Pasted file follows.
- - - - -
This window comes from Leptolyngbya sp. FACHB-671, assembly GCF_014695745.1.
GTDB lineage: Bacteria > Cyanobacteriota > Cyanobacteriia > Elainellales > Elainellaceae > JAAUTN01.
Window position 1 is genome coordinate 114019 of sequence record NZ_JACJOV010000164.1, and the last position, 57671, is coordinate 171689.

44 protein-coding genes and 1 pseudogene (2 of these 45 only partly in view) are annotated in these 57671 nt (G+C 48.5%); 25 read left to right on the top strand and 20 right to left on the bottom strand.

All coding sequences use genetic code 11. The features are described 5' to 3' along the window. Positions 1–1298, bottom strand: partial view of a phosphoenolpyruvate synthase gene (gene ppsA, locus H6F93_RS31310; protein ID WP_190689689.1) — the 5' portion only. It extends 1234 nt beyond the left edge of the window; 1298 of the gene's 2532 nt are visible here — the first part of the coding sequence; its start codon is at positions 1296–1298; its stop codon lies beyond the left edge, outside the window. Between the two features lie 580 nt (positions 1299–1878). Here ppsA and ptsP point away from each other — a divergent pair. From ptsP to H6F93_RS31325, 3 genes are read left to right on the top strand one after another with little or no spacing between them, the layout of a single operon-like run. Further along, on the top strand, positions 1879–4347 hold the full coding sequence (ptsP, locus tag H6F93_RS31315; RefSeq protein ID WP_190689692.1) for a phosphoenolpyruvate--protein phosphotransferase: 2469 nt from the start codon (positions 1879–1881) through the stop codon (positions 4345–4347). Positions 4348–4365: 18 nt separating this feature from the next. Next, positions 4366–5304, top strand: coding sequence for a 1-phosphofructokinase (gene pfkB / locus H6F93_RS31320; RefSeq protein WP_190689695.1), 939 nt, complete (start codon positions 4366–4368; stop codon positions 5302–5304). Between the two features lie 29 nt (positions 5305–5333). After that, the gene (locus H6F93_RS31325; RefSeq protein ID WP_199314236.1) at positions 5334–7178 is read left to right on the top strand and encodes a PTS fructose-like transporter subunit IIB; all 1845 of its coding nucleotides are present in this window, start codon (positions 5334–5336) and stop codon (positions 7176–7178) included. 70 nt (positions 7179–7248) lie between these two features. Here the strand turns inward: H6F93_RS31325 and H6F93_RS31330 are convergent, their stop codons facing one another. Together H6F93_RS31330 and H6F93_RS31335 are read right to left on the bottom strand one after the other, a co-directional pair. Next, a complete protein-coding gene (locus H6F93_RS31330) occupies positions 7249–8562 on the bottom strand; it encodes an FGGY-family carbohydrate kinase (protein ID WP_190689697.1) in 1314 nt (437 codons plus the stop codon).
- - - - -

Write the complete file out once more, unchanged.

This window comes from Leptolyngbya sp. FACHB-671, assembly GCF_014695745.1.
GTDB lineage: Bacteria > Cyanobacteriota > Cyanobacteriia > Elainellales > Elainellaceae > JAAUTN01.
Window position 1 is genome coordinate 114019 of sequence record NZ_JACJOV010000164.1, and the last position, 57671, is coordinate 171689.

44 protein-coding genes and 1 pseudogene (2 of these 45 only partly in view) are annotated in these 57671 nt (G+C 48.5%); 25 read left to right on the top strand and 20 right to left on the bottom strand.

All coding sequences use genetic code 11. The features are described 5' to 3' along the window. Positions 1–1298, bottom strand: partial view of a phosphoenolpyruvate synthase gene (gene ppsA, locus H6F93_RS31310; protein ID WP_190689689.1) — the 5' portion only. It extends 1234 nt beyond the left edge of the window; 1298 of the gene's 2532 nt are visible here — the first part of the coding sequence; its start codon is at positions 1296–1298; its stop codon lies beyond the left edge, outside the window. Between the two features lie 580 nt (positions 1299–1878). Here ppsA and ptsP point away from each other — a divergent pair. From ptsP to H6F93_RS31325, 3 genes are read left to right on the top strand one after another with little or no spacing between them, the layout of a single operon-like run. Further along, on the top strand, positions 1879–4347 hold the full coding sequence (ptsP, locus tag H6F93_RS31315; RefSeq protein ID WP_190689692.1) for a phosphoenolpyruvate--protein phosphotransferase: 2469 nt from the start codon (positions 1879–1881) through the stop codon (positions 4345–4347). Positions 4348–4365: 18 nt separating this feature from the next. Next, positions 4366–5304, top strand: coding sequence for a 1-phosphofructokinase (gene pfkB / locus H6F93_RS31320; RefSeq protein WP_190689695.1), 939 nt, complete (start codon positions 4366–4368; stop codon positions 5302–5304). Between the two features lie 29 nt (positions 5305–5333). After that, the gene (locus H6F93_RS31325; RefSeq protein ID WP_199314236.1) at positions 5334–7178 is read left to right on the top strand and encodes a PTS fructose-like transporter subunit IIB; all 1845 of its coding nucleotides are present in this window, start codon (positions 5334–5336) and stop codon (positions 7176–7178) included. 70 nt (positions 7179–7248) lie between these two features. Here the strand turns inward: H6F93_RS31325 and H6F93_RS31330 are convergent, their stop codons facing one another. Together H6F93_RS31330 and H6F93_RS31335 are read right to left on the bottom strand one after the other, a co-directional pair. Next, a complete protein-coding gene (locus H6F93_RS31330) occupies positions 7249–8562 on the bottom strand; it encodes an FGGY-family carbohydrate kinase (protein ID WP_190689697.1) in 1314 nt (437 codons plus the stop codon).